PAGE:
13

I had written a test, and had an interview 2 weeks ago. At the end of the interview the person had told me that an actual offer can take time, however, if things don't work out they can let me know sooner. I have mailed them after that, and each time been told that it can take 3-4 weeks. It's already 2 weeks and still I haven't heard anything negative or positive from them. I had mailed them saying that even if it's a no, I would like to find out.

The thing is I am okay with waiting, and I have had interviews elsewhere, but, I got accepted into a doctoral program, and must confirm with admissions by the end of this month. By the end of this month it will have been 4 weeks from my interview. If i don't hear from them then I will have to go to the university, which I don't want.

This job was my dream. Does all this waiting mean that I am not going to be called?

Also, I had contacted the person who had initially conducted the test, and she had told me that my "test obviously went well, but things can take time." She also said that my candidature is being processed...Is it all mumbo-jumbo or is there anything in the wait for me??

marked as duplicate by DJClayworth, gnat, IDrinkandIKnowThings, scaaahu, Reinstate Monica Jun 16 '15 at 8:03

This question has been asked before and already has an answer. If those answers do not fully address your question, please ask a new question.

  • Also, I had contacted the person who had initially conducted the test, and she had told me that my "test obviously went well, but things can take time." She also said that my candidature is being processed...Is it all mumbo-jumbo or is there anything in the wait for me?? – Pallavi Sanyal Jun 15 '15 at 9:42
  • 17
    If you don't want to go to university, don't go. Entering a doctoral programme with less than whole-hearted commitment is a recipe for pain and failure (it's a tough gig at the best of times, if you're heart isn't in it it's going to be worse). On the other hand a doctoral programme can be left; if a job offer comes through and you really want to take it, you can take it. It's not a slave contract (even if it might feel like it at times ...). – Nigel Harper Jun 15 '15 at 10:49
  • 2
    Useful to read since they highlight the dangers of giving notice too soon: Long notice period, Giving notice with on-going background check. – Lilienthal Jun 15 '15 at 11:18
  • 4
    On another note, it's important to realise that there's no such thing as a dream job (or at the very least you won't be able to tell before actually doing the job). – Lilienthal Jun 15 '15 at 11:20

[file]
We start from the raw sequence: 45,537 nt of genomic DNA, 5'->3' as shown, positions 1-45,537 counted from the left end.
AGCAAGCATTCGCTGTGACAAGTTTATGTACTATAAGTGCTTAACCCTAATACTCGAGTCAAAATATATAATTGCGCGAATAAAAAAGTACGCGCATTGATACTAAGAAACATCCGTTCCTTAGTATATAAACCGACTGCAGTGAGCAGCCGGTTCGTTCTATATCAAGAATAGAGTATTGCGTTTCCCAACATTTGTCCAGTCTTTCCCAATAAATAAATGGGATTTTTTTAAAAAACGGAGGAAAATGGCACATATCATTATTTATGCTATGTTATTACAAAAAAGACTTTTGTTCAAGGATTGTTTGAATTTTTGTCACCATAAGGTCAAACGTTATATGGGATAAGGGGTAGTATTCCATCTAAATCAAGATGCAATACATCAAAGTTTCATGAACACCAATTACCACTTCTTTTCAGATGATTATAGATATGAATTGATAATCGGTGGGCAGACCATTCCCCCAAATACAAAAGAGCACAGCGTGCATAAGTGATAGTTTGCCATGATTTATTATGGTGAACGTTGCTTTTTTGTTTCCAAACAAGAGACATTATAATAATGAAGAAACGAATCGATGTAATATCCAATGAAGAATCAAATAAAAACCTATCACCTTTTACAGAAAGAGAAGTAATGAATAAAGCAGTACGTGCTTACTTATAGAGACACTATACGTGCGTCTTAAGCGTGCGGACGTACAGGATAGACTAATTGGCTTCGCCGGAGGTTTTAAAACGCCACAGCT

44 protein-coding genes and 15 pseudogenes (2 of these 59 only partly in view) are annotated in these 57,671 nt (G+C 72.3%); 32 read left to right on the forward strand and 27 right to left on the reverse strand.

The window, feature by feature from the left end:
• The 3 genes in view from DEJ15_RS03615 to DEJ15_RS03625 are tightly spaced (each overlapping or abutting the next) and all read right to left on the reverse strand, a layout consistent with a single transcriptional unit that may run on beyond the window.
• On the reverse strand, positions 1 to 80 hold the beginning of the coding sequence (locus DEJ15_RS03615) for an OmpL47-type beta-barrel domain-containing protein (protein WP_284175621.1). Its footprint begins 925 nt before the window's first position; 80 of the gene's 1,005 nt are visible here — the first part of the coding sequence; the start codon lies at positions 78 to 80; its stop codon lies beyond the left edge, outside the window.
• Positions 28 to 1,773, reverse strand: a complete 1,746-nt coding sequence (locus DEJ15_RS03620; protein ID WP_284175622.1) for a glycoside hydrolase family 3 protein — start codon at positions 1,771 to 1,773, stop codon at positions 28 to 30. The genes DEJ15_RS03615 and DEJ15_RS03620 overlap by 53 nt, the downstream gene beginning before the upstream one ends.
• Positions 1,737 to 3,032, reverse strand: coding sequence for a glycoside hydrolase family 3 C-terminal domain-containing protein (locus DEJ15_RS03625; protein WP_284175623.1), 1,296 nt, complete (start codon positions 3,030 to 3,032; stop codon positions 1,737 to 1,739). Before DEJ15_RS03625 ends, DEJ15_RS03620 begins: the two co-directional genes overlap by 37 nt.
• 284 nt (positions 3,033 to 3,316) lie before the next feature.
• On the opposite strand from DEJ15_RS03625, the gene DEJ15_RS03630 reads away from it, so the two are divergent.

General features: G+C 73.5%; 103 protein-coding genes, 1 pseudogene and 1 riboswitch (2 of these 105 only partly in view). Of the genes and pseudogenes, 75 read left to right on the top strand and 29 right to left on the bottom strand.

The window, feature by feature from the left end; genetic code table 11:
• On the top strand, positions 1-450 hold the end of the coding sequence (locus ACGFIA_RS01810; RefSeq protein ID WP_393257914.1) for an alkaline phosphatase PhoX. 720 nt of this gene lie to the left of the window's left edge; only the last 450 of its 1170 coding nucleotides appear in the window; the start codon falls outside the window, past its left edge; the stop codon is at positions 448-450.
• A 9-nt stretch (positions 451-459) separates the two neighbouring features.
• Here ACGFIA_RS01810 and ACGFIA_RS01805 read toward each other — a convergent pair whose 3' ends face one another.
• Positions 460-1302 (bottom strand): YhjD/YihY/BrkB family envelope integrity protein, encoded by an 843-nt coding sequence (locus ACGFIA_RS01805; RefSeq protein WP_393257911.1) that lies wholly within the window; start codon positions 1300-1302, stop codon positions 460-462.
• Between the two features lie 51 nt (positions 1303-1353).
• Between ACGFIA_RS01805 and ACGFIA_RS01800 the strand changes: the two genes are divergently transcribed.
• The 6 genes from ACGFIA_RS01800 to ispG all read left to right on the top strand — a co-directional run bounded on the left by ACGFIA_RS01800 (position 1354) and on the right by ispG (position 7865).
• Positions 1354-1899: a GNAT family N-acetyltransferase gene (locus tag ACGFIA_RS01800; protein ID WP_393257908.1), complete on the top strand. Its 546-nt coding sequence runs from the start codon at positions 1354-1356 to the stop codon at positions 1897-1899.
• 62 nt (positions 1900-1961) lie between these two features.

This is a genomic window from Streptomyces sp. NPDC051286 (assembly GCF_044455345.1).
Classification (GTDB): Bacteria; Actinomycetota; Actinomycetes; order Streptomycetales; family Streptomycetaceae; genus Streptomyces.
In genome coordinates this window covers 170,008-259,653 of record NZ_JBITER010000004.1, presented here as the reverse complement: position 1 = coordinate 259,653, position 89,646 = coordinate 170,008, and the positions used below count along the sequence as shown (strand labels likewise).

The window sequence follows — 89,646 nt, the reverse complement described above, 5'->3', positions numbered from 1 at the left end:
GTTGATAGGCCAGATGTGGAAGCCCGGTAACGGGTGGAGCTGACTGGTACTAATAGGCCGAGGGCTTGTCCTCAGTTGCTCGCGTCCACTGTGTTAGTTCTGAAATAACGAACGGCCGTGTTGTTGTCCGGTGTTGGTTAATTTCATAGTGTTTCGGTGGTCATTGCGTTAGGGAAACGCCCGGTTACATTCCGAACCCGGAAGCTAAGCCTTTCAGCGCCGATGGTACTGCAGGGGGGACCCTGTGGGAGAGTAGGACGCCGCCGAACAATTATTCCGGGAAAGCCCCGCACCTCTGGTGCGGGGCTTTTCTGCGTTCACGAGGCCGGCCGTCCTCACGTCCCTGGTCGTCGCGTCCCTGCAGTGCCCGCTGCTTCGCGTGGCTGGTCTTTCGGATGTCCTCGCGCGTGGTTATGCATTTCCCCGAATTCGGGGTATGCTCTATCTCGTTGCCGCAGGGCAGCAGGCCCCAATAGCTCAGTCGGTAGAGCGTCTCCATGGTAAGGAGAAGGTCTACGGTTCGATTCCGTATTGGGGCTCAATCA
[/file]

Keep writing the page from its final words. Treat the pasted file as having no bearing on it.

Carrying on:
17

Yes, you should wait for the offer letter, otherwise you run the risk of not getting the job and not getting into the doctoral program.

In general, having to wait for an offer letter is never a good sign. The best case is that the company wants you, but is slow, inefficient and bureaucratic. Other options are that they want you, but can't sort out the budget; or that there's a better candidate, and they're stringing you along as their plan B.

But without inside knowledge, there's no way to tell which. All you can (and should) do is let the company know that you've been accepted to a doctoral program and have a non-negotiable deadline, and that you will not be able to accept the job if they don't get back to you in time. If you're lucky, this will spur them to action.

  • Even non-bureaucratic companies can sometimes leave you waiting for a long time, especially if the HQ is offshore. – JohnEye Jun 15 '15 at 15:58
  • 4
    @JohnEye, I would say that having HQ offshore defines a company as bureaucratic! – Ian Jun 15 '15 at 17:36
  • @Ian Multinational companies aren't necessarily bureaucratic... though certainly they tend to. – Joe Jun 15 '15 at 19:40
  • @Joe "you take a long time to pick decisions --> you are too bureaucratic". Pretty much by definition. I don't care why it happens, there's no excuse. – o0'. Jun 15 '15 at 21:09
  • @Joe, not letting the local office decide on who to hire is bureaucratic. – Ian Jun 15 '15 at 21:43
15

Have you been clear with the folks in charge of getting the offer paperwork done?

I'd be blunt:

I have the option to study in a doctoral program. I must give them my acceptance by <insert date here>. Your job is by far my preference, but with out a formal offer letter, it is unreasonable to give up on other opportunities. I understand that your process is time consuming, but I'm not willing to risk my career options by waiting in the hopes of an offer from your company. What can you do to accelerate your process so that I have a firm offer before the deadline? If you can't resolve your offer process, I may have to commit to the graduate program.

If they don't know that you have a serious alternative option and you have a fixed deadline on that option, then they have no reason to make sure you have the paperwork you need to feel confident in starting work. The reasons offers take time is that they go through all sorts of checks and approvals before being finalized. Many of those approvals can be blockers to you getting the job. So don't go with vague promises, lay down your requirements to them.

  • 2
    The verbiage given is just a little bit harsh, but I otherwise agree to let the company know they have a deadline before OP takes other offers. – Darrick Herwehe Jun 15 '15 at 17:12
  • 2
    I agree with Darrick, this gets the point across but with the subtlety of a cannonball. – Myles Jun 15 '15 at 18:06
  • I also agree that the wording is not advisable, but the idea is good. Simply dropping them a polite note saying that you need to tell the Ph.D. program yes or no by X date will convey the same important information without sounding rude and without risking offending someone who was otherwise about to make you a job offer. – reirab Jun 15 '15 at 20:06
  • 2